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  • Daniel Del Borrello

5 Things I Learned in the First Year of Quitting my Job

In 2021, after teaching for a decade my work-life balance reached a point where if I didn’t take a day off teaching then I wouldn’t be able to complete my preparations as a celebrant , comedian, freestyle rapper, film TV commercials, MC corporate events, write the quizzes I was the quizmaster of or finish the assignment I had for the Leadership diploma I was completing at university. It reached a crisis point where I had to decide… do I give up teaching? A job I really enjoyed, had worked hard at to become a respected Action Learning Coach (fancy way of saying helped other teachers teach), completed a SWITCH program to teach ATAR chemistry, cost myself a tonne of money via my HECS debt and most importantly gave me the security of knowing where my next pay cheque was coming from? Or do I quit and pursue the other stuff I love. Towards the end of 2021 I decided to create a safety net, I had my permanency held but took a year off without pay to go full time Daniel Delby Entertainment! This is what I learned.

Me and my students with smiley faceys for privacy reasons :)
My ATAR Chemistry Class

1. You work all the time.

My podcast cohost of The Hard Yarns Podcast Branchy sent me an Instagram skit of a bloke banging his head against a wall highlighting how he quit is 9-5 job so now he works 24 hours a day. This has never resonated with me more. When I taught, I knew I had to get up and be at school by 8, my classes were structured in nice 1 hour blocks and when the final bell went the day “finished” (this is bullshit though because you get the pleasure of bringing home hours worth of marking as well as all the emotional baggage of what is happening with all the kids you care about.. which is ALL of them!) Now that I work for myself and depend 100% on my actions to be paid, I begin working from the moment my eyes are open until my head hits the pillow again that night. However, my office is now by the beach on the coast, at a local café and none of the people I work for (students) tell me to go fuck myself!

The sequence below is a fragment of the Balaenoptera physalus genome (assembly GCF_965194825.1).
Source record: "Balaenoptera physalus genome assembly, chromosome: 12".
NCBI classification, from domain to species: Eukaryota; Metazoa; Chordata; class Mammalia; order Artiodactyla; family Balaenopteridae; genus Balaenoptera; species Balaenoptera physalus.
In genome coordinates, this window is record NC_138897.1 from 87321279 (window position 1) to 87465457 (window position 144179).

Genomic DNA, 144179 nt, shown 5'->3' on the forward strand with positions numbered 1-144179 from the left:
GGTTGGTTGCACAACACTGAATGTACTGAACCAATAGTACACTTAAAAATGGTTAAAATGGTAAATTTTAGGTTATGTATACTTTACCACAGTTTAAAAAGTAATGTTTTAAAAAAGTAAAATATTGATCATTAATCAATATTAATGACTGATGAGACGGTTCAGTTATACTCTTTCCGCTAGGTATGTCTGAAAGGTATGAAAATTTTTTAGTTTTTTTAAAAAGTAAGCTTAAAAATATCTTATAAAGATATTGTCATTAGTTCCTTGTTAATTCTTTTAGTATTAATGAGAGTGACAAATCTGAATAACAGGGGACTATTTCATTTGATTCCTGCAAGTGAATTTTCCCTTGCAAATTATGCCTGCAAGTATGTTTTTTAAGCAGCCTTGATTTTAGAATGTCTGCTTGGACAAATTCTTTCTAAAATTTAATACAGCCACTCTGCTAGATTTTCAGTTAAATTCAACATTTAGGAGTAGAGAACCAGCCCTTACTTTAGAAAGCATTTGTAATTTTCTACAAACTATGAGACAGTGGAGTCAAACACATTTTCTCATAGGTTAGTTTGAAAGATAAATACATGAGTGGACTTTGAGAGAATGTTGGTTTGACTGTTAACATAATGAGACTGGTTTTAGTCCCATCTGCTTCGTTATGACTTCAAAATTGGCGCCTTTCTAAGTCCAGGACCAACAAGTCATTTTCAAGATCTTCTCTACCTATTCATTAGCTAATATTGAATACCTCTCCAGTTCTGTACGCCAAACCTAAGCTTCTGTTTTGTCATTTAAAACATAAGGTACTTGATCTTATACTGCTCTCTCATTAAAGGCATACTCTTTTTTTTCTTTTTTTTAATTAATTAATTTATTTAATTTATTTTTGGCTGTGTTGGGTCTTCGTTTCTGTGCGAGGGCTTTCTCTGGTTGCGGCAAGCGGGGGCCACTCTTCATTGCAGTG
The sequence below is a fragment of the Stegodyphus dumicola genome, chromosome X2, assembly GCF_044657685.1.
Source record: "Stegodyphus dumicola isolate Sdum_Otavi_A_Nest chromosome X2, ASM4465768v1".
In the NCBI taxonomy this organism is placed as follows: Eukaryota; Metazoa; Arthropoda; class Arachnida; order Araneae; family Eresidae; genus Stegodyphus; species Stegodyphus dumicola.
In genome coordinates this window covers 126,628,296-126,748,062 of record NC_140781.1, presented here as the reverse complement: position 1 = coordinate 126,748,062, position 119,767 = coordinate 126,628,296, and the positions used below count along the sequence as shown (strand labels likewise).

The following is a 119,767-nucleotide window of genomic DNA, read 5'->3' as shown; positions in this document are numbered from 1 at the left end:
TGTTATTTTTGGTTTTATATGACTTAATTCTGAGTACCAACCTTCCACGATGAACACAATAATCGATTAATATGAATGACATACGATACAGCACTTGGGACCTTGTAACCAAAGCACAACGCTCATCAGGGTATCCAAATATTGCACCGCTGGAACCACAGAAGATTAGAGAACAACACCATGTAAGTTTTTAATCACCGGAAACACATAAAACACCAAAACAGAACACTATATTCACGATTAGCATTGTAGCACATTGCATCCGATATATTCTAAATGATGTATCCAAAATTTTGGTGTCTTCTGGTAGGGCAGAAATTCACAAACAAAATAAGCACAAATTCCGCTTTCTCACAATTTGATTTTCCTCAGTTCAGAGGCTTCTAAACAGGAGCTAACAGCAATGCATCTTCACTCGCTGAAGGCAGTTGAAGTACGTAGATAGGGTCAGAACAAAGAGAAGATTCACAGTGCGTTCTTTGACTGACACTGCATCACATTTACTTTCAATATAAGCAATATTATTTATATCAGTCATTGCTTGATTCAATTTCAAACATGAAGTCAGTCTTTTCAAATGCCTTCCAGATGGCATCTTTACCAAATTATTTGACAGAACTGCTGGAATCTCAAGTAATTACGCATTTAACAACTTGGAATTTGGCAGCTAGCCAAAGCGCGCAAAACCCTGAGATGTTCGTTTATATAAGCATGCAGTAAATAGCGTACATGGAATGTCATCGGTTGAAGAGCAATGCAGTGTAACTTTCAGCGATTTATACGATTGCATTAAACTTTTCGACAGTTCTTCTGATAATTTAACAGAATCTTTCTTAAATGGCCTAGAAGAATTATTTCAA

2. It’s Lonely.

Working in a school environment is awesome. You get 1000 different personalities a day and it makes awesome content for stand-up comedy. It actually helped me create the extremely successful Teacher Comedy Night. #teachercomedynight You’re never short of a funny story, an annoying co-worker or a laugh with the kids. Working for myself now is a very solo pursuit. My days are often spent alone…but again they are by the beach or at a nice café where no one tells me to go fuck myself (usually) or is dobbing on another kid or vaping in the toilet. So now I have to go tell other people to go fuck themselves, smoke inside and dob on other customers that have brought their dog inside just so I have new material for the next comedy show.

3. No one gives a fuck. This probably could have fit nicely in the number 1 spot. Ultimately people only give a fuck about themselves. My mate and stand-up comic genius Andrew Wolfe so eloquently put, “When you’re running into a house on fire, you look after yourself before saving anyone else”. His next fringe show is called “Fire in the Urinal” so maybe I can paraphrase it as “When the trough is on fire, you worry about your dick getting burnt before anyone elses” The world doesn’t owe you anything and doesn’t care if you fail or succeed. People will give positive feedback and comment from what they see in the perfectly sculpted post or video you have put up on your socials and are legitimately happy for you. However, unless something is in it for them your success really depends on your own actions.